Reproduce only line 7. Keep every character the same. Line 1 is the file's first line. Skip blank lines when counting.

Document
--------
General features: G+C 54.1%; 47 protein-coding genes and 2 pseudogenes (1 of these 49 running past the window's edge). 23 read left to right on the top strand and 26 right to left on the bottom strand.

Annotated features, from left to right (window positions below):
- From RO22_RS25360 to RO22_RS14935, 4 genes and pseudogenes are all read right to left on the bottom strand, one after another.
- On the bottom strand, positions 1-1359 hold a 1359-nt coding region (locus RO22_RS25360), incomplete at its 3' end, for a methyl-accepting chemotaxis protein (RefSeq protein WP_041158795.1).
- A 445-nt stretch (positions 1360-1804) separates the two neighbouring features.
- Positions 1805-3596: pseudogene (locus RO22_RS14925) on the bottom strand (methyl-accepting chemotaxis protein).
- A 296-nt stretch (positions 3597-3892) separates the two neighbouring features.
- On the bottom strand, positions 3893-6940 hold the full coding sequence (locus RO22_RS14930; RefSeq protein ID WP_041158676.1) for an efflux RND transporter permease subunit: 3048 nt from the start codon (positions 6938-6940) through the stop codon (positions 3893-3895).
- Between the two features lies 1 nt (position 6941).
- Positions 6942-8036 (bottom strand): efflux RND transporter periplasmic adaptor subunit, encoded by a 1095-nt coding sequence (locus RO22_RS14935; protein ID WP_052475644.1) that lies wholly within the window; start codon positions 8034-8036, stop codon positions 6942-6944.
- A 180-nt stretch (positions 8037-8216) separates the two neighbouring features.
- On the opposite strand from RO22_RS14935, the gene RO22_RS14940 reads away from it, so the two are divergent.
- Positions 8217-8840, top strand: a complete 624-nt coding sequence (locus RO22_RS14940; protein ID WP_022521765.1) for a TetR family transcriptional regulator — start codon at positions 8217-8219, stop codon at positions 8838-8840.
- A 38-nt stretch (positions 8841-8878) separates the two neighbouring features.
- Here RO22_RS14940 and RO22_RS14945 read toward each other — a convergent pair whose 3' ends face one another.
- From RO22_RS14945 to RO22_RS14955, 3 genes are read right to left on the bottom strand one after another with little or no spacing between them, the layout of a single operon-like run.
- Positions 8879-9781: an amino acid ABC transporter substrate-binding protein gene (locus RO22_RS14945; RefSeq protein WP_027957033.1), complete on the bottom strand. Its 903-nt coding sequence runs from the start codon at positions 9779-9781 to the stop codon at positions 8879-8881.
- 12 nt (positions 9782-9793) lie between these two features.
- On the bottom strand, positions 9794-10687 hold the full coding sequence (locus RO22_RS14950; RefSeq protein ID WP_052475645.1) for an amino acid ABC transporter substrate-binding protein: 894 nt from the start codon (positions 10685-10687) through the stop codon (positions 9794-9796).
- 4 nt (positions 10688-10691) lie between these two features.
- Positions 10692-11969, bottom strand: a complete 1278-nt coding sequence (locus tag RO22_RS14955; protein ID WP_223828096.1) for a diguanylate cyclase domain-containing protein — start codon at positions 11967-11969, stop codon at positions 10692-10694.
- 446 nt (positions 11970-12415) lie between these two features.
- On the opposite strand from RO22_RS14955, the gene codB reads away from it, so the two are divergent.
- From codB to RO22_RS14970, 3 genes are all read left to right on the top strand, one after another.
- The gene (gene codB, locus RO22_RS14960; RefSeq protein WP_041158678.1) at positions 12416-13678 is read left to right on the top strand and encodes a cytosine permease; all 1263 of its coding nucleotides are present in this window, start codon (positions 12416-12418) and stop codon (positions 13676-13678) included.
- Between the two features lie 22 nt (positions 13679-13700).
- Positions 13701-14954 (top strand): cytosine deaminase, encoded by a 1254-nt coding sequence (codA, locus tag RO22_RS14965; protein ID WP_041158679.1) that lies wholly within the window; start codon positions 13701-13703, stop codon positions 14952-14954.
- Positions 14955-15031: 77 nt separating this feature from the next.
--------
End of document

- A 296-nt stretch (positions 3597-3892) separates the two neighbouring features.